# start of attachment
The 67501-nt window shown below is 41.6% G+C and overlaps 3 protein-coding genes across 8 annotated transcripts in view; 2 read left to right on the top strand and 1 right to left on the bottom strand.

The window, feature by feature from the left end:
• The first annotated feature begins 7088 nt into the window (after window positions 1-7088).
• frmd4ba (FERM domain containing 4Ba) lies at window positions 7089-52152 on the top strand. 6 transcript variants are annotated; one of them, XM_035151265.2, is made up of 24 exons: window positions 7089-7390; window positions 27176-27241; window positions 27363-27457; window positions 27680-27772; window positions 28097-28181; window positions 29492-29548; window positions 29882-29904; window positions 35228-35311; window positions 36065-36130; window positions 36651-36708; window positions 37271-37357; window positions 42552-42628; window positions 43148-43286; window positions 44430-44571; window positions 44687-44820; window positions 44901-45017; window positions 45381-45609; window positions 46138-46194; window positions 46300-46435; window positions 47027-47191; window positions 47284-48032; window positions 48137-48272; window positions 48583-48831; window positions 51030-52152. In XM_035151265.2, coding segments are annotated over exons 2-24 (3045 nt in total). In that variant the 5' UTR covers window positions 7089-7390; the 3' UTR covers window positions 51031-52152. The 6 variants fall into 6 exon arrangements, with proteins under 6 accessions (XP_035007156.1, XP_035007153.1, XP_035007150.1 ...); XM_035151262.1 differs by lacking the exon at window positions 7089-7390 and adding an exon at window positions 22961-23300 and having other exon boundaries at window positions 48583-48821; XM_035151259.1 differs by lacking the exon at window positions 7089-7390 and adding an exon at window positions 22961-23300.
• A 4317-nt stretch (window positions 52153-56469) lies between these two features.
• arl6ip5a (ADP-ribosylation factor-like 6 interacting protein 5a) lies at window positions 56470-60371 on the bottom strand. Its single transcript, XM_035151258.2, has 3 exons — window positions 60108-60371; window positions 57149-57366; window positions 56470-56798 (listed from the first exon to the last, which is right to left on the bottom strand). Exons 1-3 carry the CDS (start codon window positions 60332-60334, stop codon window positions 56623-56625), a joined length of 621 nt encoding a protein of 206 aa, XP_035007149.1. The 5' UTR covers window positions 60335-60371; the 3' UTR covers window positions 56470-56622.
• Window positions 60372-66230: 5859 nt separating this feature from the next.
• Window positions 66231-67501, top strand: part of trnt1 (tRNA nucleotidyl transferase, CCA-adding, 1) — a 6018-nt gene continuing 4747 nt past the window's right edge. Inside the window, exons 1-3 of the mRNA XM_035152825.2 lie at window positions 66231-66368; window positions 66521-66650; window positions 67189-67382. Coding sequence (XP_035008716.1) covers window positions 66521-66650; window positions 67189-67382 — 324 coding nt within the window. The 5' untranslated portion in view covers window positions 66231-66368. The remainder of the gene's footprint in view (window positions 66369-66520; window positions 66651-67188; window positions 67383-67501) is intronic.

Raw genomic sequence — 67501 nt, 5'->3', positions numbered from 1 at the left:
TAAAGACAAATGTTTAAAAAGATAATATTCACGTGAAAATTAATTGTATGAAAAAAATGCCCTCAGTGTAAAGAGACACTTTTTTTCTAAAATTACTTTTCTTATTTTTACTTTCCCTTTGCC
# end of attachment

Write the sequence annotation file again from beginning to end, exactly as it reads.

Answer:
The 67501-nt window shown below is 41.6% G+C and overlaps 3 protein-coding genes across 8 annotated transcripts in view; 2 read left to right on the top strand and 1 right to left on the bottom strand.

The window, feature by feature from the left end:
• The first annotated feature begins 7088 nt into the window (after window positions 1-7088).
• frmd4ba (FERM domain containing 4Ba) lies at window positions 7089-52152 on the top strand. 6 transcript variants are annotated; one of them, XM_035151265.2, is made up of 24 exons: window positions 7089-7390; window positions 27176-27241; window positions 27363-27457; window positions 27680-27772; window positions 28097-28181; window positions 29492-29548; window positions 29882-29904; window positions 35228-35311; window positions 36065-36130; window positions 36651-36708; window positions 37271-37357; window positions 42552-42628; window positions 43148-43286; window positions 44430-44571; window positions 44687-44820; window positions 44901-45017; window positions 45381-45609; window positions 46138-46194; window positions 46300-46435; window positions 47027-47191; window positions 47284-48032; window positions 48137-48272; window positions 48583-48831; window positions 51030-52152. In XM_035151265.2, coding segments are annotated over exons 2-24 (3045 nt in total). In that variant the 5' UTR covers window positions 7089-7390; the 3' UTR covers window positions 51031-52152. The 6 variants fall into 6 exon arrangements, with proteins under 6 accessions (XP_035007156.1, XP_035007153.1, XP_035007150.1 ...); XM_035151262.1 differs by lacking the exon at window positions 7089-7390 and adding an exon at window positions 22961-23300 and having other exon boundaries at window positions 48583-48821; XM_035151259.1 differs by lacking the exon at window positions 7089-7390 and adding an exon at window positions 22961-23300.
• A 4317-nt stretch (window positions 52153-56469) lies between these two features.
• arl6ip5a (ADP-ribosylation factor-like 6 interacting protein 5a) lies at window positions 56470-60371 on the bottom strand. Its single transcript, XM_035151258.2, has 3 exons — window positions 60108-60371; window positions 57149-57366; window positions 56470-56798 (listed from the first exon to the last, which is right to left on the bottom strand). Exons 1-3 carry the CDS (start codon window positions 60332-60334, stop codon window positions 56623-56625), a joined length of 621 nt encoding a protein of 206 aa, XP_035007149.1. The 5' UTR covers window positions 60335-60371; the 3' UTR covers window positions 56470-56622.
• Window positions 60372-66230: 5859 nt separating this feature from the next.
• Window positions 66231-67501, top strand: part of trnt1 (tRNA nucleotidyl transferase, CCA-adding, 1) — a 6018-nt gene continuing 4747 nt past the window's right edge. Inside the window, exons 1-3 of the mRNA XM_035152825.2 lie at window positions 66231-66368; window positions 66521-66650; window positions 67189-67382. Coding sequence (XP_035008716.1) covers window positions 66521-66650; window positions 67189-67382 — 324 coding nt within the window. The 5' untranslated portion in view covers window positions 66231-66368. The remainder of the gene's footprint in view (window positions 66369-66520; window positions 66651-67188; window positions 67383-67501) is intronic.

Raw genomic sequence — 67501 nt, 5'->3', positions numbered from 1 at the left:
TAAAGACAAATGTTTAAAAAGATAATATTCACGTGAAAATTAATTGTATGAAAAAAATGCCCTCAGTGTAAAGAGACACTTTTTTTCTAAAATTACTTTTCTTATTTTTACTTTCCCTTTGCC